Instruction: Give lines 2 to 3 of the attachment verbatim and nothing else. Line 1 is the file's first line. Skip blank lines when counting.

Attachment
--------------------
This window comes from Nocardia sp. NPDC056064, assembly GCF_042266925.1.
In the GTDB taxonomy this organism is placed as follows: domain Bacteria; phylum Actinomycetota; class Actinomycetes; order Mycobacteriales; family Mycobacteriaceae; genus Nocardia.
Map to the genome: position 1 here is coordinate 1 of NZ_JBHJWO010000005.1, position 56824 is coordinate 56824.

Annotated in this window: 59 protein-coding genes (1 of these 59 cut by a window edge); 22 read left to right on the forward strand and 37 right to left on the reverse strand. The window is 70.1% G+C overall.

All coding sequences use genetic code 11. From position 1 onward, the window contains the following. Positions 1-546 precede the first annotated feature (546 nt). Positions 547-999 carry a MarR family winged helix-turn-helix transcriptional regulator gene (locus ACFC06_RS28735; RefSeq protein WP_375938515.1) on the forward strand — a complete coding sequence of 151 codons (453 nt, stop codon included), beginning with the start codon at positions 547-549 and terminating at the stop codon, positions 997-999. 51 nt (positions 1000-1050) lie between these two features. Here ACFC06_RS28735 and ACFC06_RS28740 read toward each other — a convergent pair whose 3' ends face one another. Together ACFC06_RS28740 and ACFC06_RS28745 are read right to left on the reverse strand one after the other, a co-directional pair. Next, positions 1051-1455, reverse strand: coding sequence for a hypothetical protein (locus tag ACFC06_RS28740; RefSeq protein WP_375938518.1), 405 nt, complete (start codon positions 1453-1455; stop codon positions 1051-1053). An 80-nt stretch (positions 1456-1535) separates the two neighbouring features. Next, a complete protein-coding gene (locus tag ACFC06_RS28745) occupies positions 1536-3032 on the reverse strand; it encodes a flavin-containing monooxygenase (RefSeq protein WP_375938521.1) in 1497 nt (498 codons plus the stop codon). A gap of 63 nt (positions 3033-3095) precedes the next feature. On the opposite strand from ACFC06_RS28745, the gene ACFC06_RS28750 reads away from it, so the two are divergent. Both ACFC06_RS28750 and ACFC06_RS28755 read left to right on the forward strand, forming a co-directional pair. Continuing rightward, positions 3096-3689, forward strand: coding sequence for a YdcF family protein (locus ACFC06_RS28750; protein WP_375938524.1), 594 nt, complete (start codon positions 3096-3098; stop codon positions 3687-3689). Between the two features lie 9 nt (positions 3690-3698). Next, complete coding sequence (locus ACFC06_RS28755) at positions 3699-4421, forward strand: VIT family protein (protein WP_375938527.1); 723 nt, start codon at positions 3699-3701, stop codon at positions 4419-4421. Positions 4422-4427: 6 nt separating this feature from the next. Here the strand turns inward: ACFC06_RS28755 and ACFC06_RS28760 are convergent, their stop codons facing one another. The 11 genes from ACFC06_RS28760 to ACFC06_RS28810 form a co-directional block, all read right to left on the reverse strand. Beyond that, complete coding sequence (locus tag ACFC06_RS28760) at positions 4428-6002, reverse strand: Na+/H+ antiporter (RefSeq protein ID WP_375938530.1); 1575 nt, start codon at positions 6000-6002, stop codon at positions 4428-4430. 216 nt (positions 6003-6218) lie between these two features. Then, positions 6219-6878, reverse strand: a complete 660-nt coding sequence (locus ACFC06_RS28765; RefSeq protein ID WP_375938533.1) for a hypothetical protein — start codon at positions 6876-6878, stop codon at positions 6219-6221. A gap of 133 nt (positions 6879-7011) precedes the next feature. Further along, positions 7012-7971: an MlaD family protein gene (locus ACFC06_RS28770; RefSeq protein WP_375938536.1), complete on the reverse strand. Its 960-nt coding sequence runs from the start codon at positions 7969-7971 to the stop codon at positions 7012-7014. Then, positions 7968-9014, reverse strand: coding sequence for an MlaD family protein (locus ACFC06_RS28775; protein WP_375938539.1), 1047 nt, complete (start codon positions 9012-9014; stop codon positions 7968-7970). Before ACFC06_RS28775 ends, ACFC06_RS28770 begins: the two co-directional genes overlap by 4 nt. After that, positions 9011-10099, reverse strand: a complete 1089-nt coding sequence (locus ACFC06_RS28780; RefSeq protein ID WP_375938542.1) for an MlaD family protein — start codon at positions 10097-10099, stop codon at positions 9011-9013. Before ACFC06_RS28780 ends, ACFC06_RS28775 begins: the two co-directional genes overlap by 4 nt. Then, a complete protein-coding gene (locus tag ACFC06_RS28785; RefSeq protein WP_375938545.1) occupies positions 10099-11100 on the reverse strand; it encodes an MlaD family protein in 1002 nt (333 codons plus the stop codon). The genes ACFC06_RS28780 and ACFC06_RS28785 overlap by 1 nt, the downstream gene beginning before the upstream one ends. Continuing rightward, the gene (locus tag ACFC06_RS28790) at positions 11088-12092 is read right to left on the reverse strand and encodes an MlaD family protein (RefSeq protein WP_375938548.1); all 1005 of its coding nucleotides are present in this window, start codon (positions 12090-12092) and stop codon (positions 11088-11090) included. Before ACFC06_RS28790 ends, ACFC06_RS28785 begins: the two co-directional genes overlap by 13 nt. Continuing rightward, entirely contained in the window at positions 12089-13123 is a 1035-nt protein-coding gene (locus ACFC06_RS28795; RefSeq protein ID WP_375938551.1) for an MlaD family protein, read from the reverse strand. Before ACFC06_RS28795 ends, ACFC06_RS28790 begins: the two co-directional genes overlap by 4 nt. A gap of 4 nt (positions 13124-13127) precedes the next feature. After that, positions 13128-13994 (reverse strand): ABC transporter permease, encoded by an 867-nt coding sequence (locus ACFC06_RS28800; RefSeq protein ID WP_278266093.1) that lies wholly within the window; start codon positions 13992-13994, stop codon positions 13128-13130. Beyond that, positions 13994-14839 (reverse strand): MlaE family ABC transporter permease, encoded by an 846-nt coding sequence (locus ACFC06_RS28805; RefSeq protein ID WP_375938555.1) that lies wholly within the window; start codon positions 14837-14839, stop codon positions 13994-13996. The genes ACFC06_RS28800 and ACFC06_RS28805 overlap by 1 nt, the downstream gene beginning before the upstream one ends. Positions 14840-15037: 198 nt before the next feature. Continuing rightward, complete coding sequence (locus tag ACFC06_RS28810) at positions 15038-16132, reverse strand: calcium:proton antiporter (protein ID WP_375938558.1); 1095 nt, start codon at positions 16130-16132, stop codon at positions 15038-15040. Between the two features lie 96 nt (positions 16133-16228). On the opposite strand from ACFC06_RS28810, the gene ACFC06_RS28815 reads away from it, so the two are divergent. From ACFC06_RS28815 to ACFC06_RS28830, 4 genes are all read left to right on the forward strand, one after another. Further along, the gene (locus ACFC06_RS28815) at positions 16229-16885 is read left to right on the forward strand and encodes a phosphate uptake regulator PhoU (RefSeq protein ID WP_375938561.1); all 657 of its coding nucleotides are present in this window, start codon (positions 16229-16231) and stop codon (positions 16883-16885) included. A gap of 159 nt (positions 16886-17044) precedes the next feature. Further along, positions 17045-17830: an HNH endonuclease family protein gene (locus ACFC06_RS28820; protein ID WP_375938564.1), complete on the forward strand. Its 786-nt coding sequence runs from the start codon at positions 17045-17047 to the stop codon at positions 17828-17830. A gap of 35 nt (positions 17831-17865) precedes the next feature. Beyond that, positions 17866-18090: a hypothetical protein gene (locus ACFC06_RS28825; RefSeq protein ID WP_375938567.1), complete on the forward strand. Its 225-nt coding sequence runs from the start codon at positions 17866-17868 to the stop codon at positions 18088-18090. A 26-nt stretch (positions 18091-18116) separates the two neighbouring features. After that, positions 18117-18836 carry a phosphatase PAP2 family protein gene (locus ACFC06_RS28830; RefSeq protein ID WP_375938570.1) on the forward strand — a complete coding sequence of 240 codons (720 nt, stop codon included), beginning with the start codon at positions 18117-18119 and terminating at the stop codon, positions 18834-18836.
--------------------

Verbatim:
In the GTDB taxonomy this organism is placed as follows: domain Bacteria; phylum Actinomycetota; class Actinomycetes; order Mycobacteriales; family Mycobacteriaceae; genus Nocardia.
Map to the genome: position 1 here is coordinate 1 of NZ_JBHJWO010000005.1, position 56824 is coordinate 56824.